6. Remind women that they can do it!!! - In Sub-Saharan Africa women tend to be told they are not good or smart enough to work in the ICT space. Use yourself as an example of what a women can do in this space (Hafkin & Taggart, 2001).

  7. Show how ICT can help them improve their business- Talk about how ICT can be used not to change their current lifestyle, but improve what they are already doing such as running a small business. This article has some great examples

(Sharon Nyangweso) #10

This is some really great research you’ve pulled up @JoeNarusis! Although I’m a little weary of some of the language - sounds a little paternalistic. Definitely some important things to consider. I’ve been working on my questions and the structure of the focus group and all the ideas I’ve gotten have really helped. I’ll update you all when I get it off the ground!
Thanks again!

(Joe Narusis) #11

Hi Sharon,

Paternalistic is exactly what I was going for. Believe it or not, paternalistic leadership styles tend to be preferred by those living in Africa:

In the US, we would see this as condescending and overbearing, but it is expected and preferred by those leading groups in Africa.

Good luck and I look forward to hearing how it goes!!!

(Sharon Nyangweso) #12

Hi @JoeNarusis, I think as community managers we should always take academic research not as the gospel truth, but rather a tool that may help us understand our work better. This might mean being actively critical of certain bodies of work. For instance, paternal leadership may be a trend that has taken over since colonialism in Africa, but it is not necessarily preferred. In fact I’d argue that taking that approach may damage the relationship you would have with community members from the continent.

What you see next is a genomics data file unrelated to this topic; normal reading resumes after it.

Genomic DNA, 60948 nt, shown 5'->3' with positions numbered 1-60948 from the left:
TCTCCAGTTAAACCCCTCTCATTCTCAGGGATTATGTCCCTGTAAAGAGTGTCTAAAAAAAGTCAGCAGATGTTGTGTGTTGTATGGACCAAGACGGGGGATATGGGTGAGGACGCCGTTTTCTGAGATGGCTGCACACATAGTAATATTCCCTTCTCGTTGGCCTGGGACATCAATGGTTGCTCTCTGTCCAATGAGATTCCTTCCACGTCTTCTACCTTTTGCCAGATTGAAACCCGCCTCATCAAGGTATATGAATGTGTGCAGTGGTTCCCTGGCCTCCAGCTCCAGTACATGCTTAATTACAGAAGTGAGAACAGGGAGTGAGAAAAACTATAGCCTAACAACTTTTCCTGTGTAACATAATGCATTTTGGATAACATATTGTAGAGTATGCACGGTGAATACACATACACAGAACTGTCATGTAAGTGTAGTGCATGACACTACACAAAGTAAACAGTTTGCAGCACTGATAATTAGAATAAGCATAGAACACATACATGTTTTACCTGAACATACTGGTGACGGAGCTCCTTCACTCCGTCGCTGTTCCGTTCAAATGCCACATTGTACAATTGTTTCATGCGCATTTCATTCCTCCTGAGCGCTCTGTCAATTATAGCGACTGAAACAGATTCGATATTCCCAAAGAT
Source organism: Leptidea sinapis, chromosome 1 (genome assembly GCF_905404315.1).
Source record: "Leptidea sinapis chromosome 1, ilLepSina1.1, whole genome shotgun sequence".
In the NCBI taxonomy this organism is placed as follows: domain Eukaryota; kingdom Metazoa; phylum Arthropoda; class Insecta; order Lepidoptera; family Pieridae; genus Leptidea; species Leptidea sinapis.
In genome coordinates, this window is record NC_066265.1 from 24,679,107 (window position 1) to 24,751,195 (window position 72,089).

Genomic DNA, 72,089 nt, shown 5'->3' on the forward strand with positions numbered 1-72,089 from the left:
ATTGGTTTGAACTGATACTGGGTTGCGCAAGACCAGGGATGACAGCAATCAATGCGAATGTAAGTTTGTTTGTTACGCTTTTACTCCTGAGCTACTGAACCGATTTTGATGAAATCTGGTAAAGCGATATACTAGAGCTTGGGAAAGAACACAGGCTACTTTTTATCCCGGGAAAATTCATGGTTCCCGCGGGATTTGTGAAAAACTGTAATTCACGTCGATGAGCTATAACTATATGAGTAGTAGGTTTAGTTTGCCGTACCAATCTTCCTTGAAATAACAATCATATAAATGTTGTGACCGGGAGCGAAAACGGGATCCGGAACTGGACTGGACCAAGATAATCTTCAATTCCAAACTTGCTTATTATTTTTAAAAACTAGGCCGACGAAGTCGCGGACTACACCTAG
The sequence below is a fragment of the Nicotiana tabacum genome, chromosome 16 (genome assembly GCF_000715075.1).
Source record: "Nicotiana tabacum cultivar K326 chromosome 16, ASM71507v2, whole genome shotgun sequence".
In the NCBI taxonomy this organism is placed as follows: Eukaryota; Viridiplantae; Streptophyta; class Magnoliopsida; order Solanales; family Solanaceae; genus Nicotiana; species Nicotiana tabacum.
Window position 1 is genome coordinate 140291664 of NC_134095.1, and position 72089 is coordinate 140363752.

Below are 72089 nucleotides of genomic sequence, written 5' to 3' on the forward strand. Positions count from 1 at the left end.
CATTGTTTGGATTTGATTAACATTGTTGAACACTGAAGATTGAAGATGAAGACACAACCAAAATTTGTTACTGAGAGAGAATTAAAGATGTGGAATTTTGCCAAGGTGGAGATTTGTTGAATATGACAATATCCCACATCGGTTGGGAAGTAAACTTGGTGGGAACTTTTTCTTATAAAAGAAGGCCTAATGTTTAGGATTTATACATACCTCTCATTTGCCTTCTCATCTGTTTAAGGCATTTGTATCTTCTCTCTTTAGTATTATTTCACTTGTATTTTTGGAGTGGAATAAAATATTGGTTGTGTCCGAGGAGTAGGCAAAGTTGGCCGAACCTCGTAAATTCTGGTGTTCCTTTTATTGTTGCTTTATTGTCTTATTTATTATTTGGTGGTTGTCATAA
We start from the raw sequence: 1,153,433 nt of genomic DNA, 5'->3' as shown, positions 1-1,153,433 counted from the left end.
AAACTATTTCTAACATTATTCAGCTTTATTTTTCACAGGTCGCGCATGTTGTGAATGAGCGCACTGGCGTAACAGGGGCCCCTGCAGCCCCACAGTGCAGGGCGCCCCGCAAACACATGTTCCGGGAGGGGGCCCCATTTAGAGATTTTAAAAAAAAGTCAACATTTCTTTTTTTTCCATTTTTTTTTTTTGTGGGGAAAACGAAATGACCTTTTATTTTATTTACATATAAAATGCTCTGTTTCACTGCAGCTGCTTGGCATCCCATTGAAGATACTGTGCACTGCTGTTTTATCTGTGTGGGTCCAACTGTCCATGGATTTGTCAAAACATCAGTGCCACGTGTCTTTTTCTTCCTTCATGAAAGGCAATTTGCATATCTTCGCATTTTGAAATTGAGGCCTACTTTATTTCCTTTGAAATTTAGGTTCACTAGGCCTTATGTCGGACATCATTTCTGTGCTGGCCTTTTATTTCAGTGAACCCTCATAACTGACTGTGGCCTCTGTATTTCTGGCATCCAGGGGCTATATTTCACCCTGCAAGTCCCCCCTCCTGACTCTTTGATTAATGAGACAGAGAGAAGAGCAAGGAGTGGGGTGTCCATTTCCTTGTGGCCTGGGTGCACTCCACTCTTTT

I was actually born and raised in East Africa. So in my view, paternalism may be the wrong answer to the right question.
I hope my focus group and continued research will give us all some really interesting insight!

(Joe Narusis) #13

Hi @snyangweso,

I completely agree. This research should not be taken as gospel, but as a tool to guide us. There are always exceptions and changes in preferences. It sounds like you have great insight and experience to see how the research I suggested fits into your focus group. You also make a great point about how trends are changing and the research is not always up with the time, specifically how this paternalistic style may not as preferred anymore. I would then suggest trying a more transformational style that focuses on relationships and a shared vision. This builds on more internal motivation factors that are found across humanity, as opposed to cultural preferences. Thank you for providing me with some more insight about East Africa, it is always very interesting to hear how right (or wrong in this case) the research can be in practice.

I have no doubt that your practical experience and analytical skills will create some great insight from your focus groups!.